The Other End of Time

by Jim Gerrish

In Julian Barbour’s book, The End of Time (, Barbour concludes that Time does not exist and proposes that physicists will soon discard the notion of Time in future cosmological evolutions and theories. While I find his ideas brilliant, I look at the same Universe he sees and conclude that not only does Time exist, but that it is the Prime Mover of the Universe. I see that physics must not only take Time into account, but also must acquire a new view of Time as an active participant in physics with, perhaps, a new set of mathematical equations to cope with it. How can this be? How can we take the same original data and come to two seemingly opposing conclusions?


That will be the subject of this book, The Other End of Time. The word “end” can also mean a result or a goal, and I will attempt to convince you that there is indeed another “End” of Time to be considered.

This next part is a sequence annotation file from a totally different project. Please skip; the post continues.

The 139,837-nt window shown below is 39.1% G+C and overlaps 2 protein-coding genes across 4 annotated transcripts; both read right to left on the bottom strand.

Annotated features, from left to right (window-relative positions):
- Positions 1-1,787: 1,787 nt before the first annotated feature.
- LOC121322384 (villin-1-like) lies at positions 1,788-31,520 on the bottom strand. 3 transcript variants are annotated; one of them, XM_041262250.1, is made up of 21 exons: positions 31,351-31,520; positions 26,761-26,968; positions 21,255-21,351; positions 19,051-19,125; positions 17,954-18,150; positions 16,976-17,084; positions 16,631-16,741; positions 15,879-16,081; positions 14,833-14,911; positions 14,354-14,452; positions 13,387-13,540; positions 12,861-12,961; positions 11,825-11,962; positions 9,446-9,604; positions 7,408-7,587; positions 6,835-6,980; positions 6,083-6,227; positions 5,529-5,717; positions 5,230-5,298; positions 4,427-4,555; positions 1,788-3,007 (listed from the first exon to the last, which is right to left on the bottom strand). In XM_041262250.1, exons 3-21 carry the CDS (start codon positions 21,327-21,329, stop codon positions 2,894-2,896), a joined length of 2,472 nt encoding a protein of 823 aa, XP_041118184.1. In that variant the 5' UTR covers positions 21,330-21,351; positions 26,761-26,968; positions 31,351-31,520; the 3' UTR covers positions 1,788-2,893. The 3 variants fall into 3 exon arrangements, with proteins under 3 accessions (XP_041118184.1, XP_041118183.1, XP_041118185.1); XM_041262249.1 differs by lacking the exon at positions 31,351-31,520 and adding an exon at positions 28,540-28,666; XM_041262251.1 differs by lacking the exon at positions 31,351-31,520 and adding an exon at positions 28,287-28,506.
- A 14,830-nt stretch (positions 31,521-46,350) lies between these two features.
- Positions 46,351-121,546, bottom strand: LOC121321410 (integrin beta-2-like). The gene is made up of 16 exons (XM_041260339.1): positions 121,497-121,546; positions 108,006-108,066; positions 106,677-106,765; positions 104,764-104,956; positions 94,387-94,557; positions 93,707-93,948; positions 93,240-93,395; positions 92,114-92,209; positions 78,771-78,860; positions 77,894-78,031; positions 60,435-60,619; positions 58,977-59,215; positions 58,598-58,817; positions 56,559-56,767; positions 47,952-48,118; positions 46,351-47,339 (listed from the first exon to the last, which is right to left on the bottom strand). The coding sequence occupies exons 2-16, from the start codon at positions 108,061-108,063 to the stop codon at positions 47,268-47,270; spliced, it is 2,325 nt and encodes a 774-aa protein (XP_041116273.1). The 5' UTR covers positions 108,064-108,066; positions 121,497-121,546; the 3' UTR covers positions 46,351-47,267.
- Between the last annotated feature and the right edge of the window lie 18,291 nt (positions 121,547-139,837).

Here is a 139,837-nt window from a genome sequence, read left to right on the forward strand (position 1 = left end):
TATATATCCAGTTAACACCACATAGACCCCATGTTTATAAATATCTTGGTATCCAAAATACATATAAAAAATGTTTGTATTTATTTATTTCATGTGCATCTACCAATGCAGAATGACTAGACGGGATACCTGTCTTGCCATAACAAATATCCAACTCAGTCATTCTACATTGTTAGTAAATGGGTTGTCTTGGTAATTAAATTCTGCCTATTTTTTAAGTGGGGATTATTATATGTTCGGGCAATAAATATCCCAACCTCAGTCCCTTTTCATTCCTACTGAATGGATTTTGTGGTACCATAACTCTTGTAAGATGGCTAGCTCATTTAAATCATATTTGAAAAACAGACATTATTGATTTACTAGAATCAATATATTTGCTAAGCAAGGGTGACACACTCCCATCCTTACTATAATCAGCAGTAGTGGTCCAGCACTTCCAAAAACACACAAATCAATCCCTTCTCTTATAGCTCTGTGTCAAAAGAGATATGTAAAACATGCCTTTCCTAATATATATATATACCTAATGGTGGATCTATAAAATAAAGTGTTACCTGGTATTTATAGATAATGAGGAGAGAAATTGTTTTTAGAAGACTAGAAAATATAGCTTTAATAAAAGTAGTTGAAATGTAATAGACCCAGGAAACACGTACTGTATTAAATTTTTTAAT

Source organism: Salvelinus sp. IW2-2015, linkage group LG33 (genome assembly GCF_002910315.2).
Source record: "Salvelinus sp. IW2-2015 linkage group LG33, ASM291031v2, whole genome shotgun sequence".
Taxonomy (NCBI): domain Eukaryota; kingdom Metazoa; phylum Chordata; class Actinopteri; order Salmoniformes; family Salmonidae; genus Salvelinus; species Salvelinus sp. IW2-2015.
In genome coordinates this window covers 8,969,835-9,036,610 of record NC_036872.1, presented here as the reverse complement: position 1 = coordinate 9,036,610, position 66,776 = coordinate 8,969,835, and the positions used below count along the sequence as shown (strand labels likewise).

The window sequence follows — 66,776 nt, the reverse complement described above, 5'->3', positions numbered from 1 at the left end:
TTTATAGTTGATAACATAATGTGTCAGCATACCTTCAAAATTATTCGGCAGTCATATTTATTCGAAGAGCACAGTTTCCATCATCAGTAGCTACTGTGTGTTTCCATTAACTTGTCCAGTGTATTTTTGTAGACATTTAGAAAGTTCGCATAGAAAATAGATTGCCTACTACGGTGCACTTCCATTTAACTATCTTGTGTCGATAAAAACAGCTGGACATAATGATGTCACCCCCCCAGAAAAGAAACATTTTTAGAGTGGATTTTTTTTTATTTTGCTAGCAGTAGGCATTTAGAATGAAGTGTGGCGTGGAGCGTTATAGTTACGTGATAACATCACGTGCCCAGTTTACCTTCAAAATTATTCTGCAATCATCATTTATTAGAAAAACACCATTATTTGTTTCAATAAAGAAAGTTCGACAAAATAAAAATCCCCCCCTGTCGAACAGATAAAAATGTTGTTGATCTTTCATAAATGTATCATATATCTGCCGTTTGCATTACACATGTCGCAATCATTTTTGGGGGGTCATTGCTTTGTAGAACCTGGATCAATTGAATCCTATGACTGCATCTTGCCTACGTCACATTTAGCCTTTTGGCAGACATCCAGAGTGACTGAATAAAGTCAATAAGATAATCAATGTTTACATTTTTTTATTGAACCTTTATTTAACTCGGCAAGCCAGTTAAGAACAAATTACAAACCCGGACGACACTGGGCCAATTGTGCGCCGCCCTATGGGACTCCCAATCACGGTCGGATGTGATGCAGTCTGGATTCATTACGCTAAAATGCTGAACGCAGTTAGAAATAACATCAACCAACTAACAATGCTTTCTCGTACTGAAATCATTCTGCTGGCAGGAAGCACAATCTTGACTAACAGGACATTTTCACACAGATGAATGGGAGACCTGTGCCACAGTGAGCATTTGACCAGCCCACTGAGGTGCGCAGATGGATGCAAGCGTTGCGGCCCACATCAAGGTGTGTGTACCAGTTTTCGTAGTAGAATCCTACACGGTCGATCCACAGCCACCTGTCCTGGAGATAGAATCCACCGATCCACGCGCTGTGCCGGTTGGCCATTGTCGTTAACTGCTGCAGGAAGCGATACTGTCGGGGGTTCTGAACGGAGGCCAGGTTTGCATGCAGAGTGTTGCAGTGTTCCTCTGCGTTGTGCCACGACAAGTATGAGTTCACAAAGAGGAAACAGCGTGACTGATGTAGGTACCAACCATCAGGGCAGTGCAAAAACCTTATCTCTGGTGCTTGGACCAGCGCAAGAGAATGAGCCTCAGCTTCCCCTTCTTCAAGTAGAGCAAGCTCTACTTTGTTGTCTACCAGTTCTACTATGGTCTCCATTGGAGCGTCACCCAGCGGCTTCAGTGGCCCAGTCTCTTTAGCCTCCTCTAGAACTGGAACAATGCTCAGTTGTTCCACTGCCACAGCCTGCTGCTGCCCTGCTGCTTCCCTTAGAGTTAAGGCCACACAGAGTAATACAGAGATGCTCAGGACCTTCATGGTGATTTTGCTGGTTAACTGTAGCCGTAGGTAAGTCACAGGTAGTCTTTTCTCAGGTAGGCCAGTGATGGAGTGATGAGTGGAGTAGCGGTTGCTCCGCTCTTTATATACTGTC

I approached the subject of Time from essentially the same starting point as Barbour. We both began with Einstein’s notions of space-time. But where Barbour began by doubting that space and time are inextricably linked, I embraced the notion and insisted that it be taken even further. Since Barbour was born in 1937 and I in 1942, he has had a five year head start on experiencing and thinking about time. There are many things about his theory with which I agree, yet others which lead me to a different conclusion from the one he draws. Rather than make this book a debate with Barbour point by point over the details of his theory, which would be disrespectful of my elders and I hold both Barbour and his theory in the utmost respect, I will, instead, simply start from my own beginning and draw it out to my own conclusions. Then I must come back and concur with Barbour’s comment about his own theory “there is a sense in which even clear disproof of my theory would be exciting for me… Clear proof that I am wrong would certainly mark a significant advance in our understanding of time. In a way, I (we) cannot lose!”